happy mom kissing her hild outside together

6 Times You *Officially* Feel Like a Parent

If you become a parent via pregnancy, you feel and see your body change as your baby grows inside you. You wait everyday for 9 months until you can meet them after birth. 

If you become a parent via adoption or foster care, you feel the love for your child grow in your heart. You wait everyday amidst the paperwork, home inspections and visitations, until you meet your baby and/or they legally become yours. 

However you become a parent, it takes time, and yet once your baby is in your arms, and officially yours, it’s still surreal. 

Even after growing a big, pregnant belly, having a C-section, and dealing with the crying, breastfeeding, and diapers changes, I didn’t feel like a parent. (At least not right away.) Sometimes, what makes it feel “official” isn’t the physical. Here are six times in the first year where I *officially* felt like I was a parent.

  1. Making your kid’s first pediatrician appointment

I’ll never forget the receptionist asking me, “What is your child’s name and date of birth?” I almost felt confused and unqualified to answer the question. (Wait, you mean MY child? Oh my gosh, that’s right I have a child now.) It felt so formal, like I was a parent and this baby was MY child.

After two years and a million pediatrician visits, I’ve finally gotten used to this. But those first couple times I was asked for information on “my child” I was quite flustered.

  1. Sharing facts about your baby with someone

When you’re out and about with your baby, or mention you just had a baby, people will immediately ask you questions like, “How old are they? What’s their name? Are they eating solids? Are they crawling or walking yet?” For some reason, sharing details about my child feels like a verbal declaration that I am their parent. I am their caregiver. I am the one who knows everything about them, their milestones, their likes/dislikes and their development. 

You, the parent, are in-charge of this little new human and you hold these important pieces of information.

  1. Getting a babysitter

I’ll never forget interviewing our first babysitter. I felt so strange talking to this teenage girl about my baby girl. Wasn’t it just yesterday that I was that teen babysitter sitting on the other side of the table? (And by yesterday I mean 15+ years ago…) 

Halfway through our first conversation, I realized I was just a parent sharing the needs and schedule of my daughter. I’m the adult now, not the babysitter. 

Also, when the babysitter comes to your home for the first time, and you leave them with detailed instructions of your baby’s favorite blanket or toy or pacifier and a list of phone numbers, you  realize…. You’re the parent. You’re the responsible one.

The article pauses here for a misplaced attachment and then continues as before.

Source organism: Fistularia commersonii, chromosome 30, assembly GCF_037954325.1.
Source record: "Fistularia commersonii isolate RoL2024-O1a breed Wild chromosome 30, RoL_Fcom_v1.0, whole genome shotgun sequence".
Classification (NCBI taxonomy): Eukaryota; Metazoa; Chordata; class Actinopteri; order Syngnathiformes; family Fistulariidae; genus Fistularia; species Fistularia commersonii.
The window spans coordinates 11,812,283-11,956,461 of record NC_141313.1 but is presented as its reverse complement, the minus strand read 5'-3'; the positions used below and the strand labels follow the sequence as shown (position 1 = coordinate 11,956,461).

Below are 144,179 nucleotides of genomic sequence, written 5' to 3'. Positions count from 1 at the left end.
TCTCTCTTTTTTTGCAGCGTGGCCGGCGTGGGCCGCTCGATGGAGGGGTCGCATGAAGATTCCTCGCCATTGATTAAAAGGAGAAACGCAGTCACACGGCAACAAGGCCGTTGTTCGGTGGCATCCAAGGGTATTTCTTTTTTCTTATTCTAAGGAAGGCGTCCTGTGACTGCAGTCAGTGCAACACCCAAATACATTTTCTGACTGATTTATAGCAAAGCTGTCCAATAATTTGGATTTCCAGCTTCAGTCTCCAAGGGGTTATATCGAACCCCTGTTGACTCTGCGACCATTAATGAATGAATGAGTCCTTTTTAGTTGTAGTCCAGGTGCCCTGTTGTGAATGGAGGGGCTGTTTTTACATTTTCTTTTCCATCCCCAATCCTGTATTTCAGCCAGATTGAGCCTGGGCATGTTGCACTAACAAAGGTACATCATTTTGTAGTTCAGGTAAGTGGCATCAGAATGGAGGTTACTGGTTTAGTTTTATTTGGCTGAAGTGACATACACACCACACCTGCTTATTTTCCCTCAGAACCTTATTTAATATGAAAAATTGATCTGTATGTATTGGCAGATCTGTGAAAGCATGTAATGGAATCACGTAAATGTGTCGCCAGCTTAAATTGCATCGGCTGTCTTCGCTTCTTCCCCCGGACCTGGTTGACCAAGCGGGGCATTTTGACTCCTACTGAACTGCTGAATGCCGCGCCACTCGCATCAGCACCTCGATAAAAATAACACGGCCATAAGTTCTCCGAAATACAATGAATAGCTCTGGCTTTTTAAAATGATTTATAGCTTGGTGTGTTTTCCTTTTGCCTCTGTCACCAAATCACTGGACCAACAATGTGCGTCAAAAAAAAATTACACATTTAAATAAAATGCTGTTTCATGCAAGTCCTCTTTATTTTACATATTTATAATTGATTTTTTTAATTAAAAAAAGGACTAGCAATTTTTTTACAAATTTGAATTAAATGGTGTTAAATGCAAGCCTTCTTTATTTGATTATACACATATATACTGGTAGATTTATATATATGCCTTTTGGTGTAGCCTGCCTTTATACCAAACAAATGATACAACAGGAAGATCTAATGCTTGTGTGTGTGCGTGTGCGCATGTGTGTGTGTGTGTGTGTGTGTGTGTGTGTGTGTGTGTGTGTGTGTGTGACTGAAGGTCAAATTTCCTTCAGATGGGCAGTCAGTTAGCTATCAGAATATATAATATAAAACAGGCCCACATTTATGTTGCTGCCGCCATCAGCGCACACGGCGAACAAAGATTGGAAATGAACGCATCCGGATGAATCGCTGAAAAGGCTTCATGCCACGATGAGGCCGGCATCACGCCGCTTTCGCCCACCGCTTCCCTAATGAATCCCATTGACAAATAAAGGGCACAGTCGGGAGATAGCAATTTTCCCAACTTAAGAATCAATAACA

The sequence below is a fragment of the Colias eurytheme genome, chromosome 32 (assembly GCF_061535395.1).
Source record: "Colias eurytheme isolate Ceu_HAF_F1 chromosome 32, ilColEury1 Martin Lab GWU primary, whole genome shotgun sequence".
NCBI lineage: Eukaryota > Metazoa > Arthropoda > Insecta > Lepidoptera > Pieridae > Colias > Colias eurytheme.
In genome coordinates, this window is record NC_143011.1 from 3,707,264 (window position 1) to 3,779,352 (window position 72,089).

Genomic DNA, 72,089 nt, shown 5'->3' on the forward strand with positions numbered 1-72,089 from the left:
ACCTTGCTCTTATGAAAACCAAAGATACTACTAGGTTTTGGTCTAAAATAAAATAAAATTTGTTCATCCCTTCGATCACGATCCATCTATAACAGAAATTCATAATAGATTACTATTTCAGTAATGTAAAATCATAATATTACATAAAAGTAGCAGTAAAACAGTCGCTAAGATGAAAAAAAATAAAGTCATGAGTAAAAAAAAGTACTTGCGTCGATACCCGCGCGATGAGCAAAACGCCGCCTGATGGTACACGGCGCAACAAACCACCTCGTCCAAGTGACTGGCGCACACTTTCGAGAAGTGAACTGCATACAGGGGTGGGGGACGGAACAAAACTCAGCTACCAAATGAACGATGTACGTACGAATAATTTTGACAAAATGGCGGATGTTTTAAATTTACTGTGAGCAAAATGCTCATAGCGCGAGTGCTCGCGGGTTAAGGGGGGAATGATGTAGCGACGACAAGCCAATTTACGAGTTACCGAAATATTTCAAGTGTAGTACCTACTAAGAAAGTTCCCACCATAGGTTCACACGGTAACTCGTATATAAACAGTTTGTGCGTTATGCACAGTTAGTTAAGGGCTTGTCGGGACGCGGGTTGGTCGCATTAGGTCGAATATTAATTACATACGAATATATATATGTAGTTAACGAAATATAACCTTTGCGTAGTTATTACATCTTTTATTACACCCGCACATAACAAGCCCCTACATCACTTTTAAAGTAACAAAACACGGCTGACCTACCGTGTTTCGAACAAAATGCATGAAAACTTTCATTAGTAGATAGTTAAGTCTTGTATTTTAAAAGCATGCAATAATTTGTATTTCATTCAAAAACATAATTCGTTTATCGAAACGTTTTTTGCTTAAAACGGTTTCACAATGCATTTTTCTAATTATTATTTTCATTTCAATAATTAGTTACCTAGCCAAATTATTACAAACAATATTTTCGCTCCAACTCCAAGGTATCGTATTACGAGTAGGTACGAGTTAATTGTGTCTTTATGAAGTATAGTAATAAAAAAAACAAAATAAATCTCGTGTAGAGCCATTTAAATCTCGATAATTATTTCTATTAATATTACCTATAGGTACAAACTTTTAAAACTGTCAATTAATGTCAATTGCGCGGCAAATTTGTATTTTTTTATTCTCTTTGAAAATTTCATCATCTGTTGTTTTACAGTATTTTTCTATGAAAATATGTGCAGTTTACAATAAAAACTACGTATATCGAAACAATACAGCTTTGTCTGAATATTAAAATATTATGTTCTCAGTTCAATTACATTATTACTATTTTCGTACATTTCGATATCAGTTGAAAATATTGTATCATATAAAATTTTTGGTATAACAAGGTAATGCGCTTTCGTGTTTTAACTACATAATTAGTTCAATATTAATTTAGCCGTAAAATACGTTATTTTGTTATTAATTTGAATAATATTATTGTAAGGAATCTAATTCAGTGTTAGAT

1. Hearing them say your name

My daughter said “Mama” by accident as a 7-month-old, and then didn’t say it again intentionally until she turned one. (And, yes, she intentionally said “Dada” long before she said “mama.” It’s okay, I’m not upset. It’s not like I carried her inside me for months and birthed her and breastfed her…*sigh*)

But the first time my daughter said “Mama” so clearly, so purposefully, as she reached her little arms up above her head, beckoning me to pick her up, it was pure magic. This sweet little thing I’d been nurturing, called me mama. I’d told her who I was a trillion times, but to have her acknowledge it verbally, made me feel like a true parent, a true mama.

  1. Missing them even when you’re completely exhausted

You finally get your child down for their nap or bedtime, close their bedroom door, and you sit down, exhausted. You’ve read the stories, changed the diapers, and done all the work for them to finally be asleep so you can bask in the silence and independence of childless freedom. Then, 15 minutes to 1 hour later, you miss them. 

Now I don’t know about you, but NO ONE else on earth creates this kind of phenomena in my life. I love my husband but he never exhausts me like my child (probably because I don’t take care of all his physical and emotional needs). I love my sister or my best friend or other people in my life, but I don’t pour so much of myself out for them, only to miss them moments later. 

This is just one of the many dichotomies you’ll feel when you officially become a parent.

  1. Thinking of the future and realizing they’re your kid forever

My daughter has learned how to mimic me and my husband. She’ll wag her finger and say “no” when she knows she’s doing something wrong, or she’ll try to type on a keyboard like she’s seen mommy and daddy do when they’re working. I see her do these things and it makes me think of how quickly she’ll learn a language or how to solve a math problem. My mind jumps to what she’ll be like in first grade, seventh grade or college.

Maybe you’re signing up your child for swim lessons or preschool, or you’ve noticed your son or daughter’s ability to dribble a soccer ball, or their talent for finger painting or building blocks into castles. Whatever gets you thinking of their future, can make you realize a big truth: they are in your life forever. Sure, 18 years living under the same roof will go by quickly, but that precious, babbling little baby is your kid forever. 

Whether they’re 14 months or 45-years-old, you will always cherish them and you will always be their parent.

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